Blessed Interruptions

It was a rare treat and nothing like anything I’d experienced before. I was recently having lunch with a delightful employee of the Coroner’s Office when my lunchmate got an urgent text message that someone had died. Yep, right there in the middle of our chef salads someone kicked the breadsticks. I’ll admit that I live a sheltered life and nothing like that had ever happened before. Sometimes the interruptions are better than the main event. The dressing can outdo the salad.

Once upon a long ago time I was appearing in play called “Barefoot in the Park,” in Pittsfield. It’s one of Neil Simon’s earliest comedies and we were enjoying a good run at Pittsfield’s Old East School. We were exactly one minute from starting the show when the director walked on stage and asked, “Is there a doctor in the house?” Talk about a great way to get an audience in the mood for comedy. In fact, there was a doctor in the house, Doctor Thomas Bunting, who grabbed his medical bag from somewhere and headed backstage. This of course alerted the audience to the fact that it one of the actors was in need of medical attention. In further fact, it was me. I had to open the play by walking a catwalk at the back of the stage in full view of the audience as my character was attempting to break into an apartment. Just before the show I became so dizzy I could hardly stand and I told the director that I couldn’t do the walk across the plank. Doc Bunting hurried backstage, pulled down my drawers in full view of the cast, gave me a shot, slapped my bare rear and said, “Now get onstage!” I did, feeling no dizziness. After the show I thanked the MD. He said, “Yeah, that sugar water can do the trick!” Ah, the blessed interruptions.

Arenzville is a small town and I attend an even smaller church in that small town, so when the town fire alarm goes off and our truly wonderful volunteer fire departments jumps into action it can empty out a good deal of our seats in a hurry. The more experienced firemen have learned to sit at the end of the pew.

My cousin from Mt. Sterling said that he was having a root canal done in Quincy when his dentist got what he deemed an urgent text message. “There I sat,” said Mark, “bleeding to death while this guy was probably talking to his kid’s soccer coach.”

A friend of mine tells this to be true but her husband denies it. She said she went into labor with her second child at home just as the Cardinals loaded the bases in a scoreless game against San Francisco. She swears that despite her contractions and pleading, she had to wait until Albert Pujols had batted before he’d take her to the hospital. To this day she claims that her husband still blames her for Albert popping out to center field. Some things are in need of interruption.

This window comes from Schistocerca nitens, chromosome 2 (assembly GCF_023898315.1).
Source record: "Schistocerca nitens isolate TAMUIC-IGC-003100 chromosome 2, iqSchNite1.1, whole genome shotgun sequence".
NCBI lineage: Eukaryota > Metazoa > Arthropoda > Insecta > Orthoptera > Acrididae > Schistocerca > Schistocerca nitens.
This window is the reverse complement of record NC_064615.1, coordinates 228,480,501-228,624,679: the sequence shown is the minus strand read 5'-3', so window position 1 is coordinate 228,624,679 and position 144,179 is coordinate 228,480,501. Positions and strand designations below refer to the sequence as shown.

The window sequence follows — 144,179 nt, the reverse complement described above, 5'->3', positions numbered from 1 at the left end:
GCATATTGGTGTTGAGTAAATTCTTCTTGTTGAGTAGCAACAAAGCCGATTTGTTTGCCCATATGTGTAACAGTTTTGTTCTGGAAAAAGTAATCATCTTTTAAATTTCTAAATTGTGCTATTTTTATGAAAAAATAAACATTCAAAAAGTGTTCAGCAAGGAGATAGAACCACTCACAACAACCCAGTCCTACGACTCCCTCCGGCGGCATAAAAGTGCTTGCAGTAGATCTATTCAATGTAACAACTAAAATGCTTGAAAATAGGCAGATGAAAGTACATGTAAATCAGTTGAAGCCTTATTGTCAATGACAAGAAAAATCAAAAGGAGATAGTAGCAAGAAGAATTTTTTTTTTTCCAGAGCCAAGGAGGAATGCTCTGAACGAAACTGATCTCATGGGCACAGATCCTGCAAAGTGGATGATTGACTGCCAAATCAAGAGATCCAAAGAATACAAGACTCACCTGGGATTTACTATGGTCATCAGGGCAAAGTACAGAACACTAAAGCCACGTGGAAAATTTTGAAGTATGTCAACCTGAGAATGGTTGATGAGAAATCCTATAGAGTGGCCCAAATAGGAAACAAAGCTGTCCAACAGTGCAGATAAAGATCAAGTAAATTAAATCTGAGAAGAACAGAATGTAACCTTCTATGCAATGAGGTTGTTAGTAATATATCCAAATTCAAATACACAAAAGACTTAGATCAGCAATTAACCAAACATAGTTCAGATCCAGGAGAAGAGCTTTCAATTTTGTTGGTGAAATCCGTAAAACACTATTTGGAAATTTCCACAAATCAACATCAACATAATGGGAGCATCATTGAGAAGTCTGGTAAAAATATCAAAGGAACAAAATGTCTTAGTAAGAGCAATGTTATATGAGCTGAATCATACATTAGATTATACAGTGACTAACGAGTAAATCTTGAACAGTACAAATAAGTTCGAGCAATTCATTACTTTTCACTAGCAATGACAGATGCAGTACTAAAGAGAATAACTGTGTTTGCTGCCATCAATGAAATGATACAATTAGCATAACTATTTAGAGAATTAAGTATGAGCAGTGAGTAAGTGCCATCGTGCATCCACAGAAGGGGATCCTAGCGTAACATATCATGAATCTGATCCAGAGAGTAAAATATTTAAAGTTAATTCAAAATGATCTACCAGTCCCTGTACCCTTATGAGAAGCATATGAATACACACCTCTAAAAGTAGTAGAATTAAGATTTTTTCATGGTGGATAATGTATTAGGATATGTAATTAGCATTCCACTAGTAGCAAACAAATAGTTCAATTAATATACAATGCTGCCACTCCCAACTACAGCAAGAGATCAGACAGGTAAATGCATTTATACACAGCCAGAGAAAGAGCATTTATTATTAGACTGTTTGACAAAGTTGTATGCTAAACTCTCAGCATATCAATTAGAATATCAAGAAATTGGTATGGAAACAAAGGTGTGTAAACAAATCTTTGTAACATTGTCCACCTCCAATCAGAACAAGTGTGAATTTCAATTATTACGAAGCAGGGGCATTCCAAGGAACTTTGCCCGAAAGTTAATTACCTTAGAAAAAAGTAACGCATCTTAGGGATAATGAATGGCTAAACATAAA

A few years ago one of my camp counselors was leading a small group discussion at night in the woods of Green Pastures. She said that the kids had shared their concerns, ended with a group hug, then when they stood to form a circle of prayer an owl in the tree above them decided to call to her mate. My staff member opened her eyes to find that she was the only one standing in the need of prayer. Spiritus Interruptus.

One of the most disturbing interruptions I’ve experienced happened in Decatur. They’d hired me to work with a group of inner city kids doing theatre work and so 300 of them, a handful of adults, and yours truly met in the old Decatur Holiday Inn. It became obvious that the task for the day was not theatre but crowd control. These kids were wired for sound and were spending as much time on top of the tables as sitting down behind them. After a full fifteen minutes of simply trying to get their attention, I began my presentation. That’s when the door to the ballroom swung open and some idiot adult stuck his head into the room and shouted, “Hey kids! Jesse Jackson is in the lobby!” Forget trying to teach theatre after that bit of theatrics.

And there’s no interruption quite like doing a play at the former Jefferson School in Jacksonville when the Three Little Pigs were trying to hide the Big Bad Wolf in their cooking pot and a policeman walks in. It’s hard to keep your theatrical composure when the cop asks, “Where’s the wolf?” and a kindergarten girl in the front row stands up and shouts, “Well #$%! He’s right there!”

I love it when the interruptions in our lives upstage the main event.

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About the author

Ken Bradbury is an adjunct instructor of theatre at LLLC after retiring from Triopia. He entertains on the Spirit of Peoria riverboat and is the author of over 300 published plays. Website:

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